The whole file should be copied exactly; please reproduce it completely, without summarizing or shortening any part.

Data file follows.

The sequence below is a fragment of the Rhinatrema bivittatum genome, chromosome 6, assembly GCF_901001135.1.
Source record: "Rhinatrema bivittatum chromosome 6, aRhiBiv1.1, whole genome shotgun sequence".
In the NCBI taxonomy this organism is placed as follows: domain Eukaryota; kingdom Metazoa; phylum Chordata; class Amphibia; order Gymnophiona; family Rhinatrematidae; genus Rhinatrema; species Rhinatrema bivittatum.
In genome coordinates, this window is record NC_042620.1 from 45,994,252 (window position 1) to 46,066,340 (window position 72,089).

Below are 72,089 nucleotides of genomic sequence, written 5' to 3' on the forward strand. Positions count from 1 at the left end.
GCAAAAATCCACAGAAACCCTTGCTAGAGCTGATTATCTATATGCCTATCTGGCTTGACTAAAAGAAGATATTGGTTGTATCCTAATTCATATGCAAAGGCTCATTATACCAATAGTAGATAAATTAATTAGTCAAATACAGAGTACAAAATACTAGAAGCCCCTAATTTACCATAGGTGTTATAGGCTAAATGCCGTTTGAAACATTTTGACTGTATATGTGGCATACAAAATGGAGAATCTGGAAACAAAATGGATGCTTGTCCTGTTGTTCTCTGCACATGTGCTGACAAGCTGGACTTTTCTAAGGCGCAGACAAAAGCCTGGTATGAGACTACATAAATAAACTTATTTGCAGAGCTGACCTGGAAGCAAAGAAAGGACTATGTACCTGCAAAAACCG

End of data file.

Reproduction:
The sequence below is a fragment of the Rhinatrema bivittatum genome, chromosome 6, assembly GCF_901001135.1.
Source record: "Rhinatrema bivittatum chromosome 6, aRhiBiv1.1, whole genome shotgun sequence".
In the NCBI taxonomy this organism is placed as follows: domain Eukaryota; kingdom Metazoa; phylum Chordata; class Amphibia; order Gymnophiona; family Rhinatrematidae; genus Rhinatrema; species Rhinatrema bivittatum.
In genome coordinates, this window is record NC_042620.1 from 45,994,252 (window position 1) to 46,066,340 (window position 72,089).

Below are 72,089 nucleotides of genomic sequence, written 5' to 3' on the forward strand. Positions count from 1 at the left end.
GCAAAAATCCACAGAAACCCTTGCTAGAGCTGATTATCTATATGCCTATCTGGCTTGACTAAAAGAAGATATTGGTTGTATCCTAATTCATATGCAAAGGCTCATTATACCAATAGTAGATAAATTAATTAGTCAAATACAGAGTACAAAATACTAGAAGCCCCTAATTTACCATAGGTGTTATAGGCTAAATGCCGTTTGAAACATTTTGACTGTATATGTGGCATACAAAATGGAGAATCTGGAAACAAAATGGATGCTTGTCCTGTTGTTCTCTGCACATGTGCTGACAAGCTGGACTTTTCTAAGGCGCAGACAAAAGCCTGGTATGAGACTACATAAATAAACTTATTTGCAGAGCTGACCTGGAAGCAAAGAAAGGACTATGTACCTGCAAAAACCG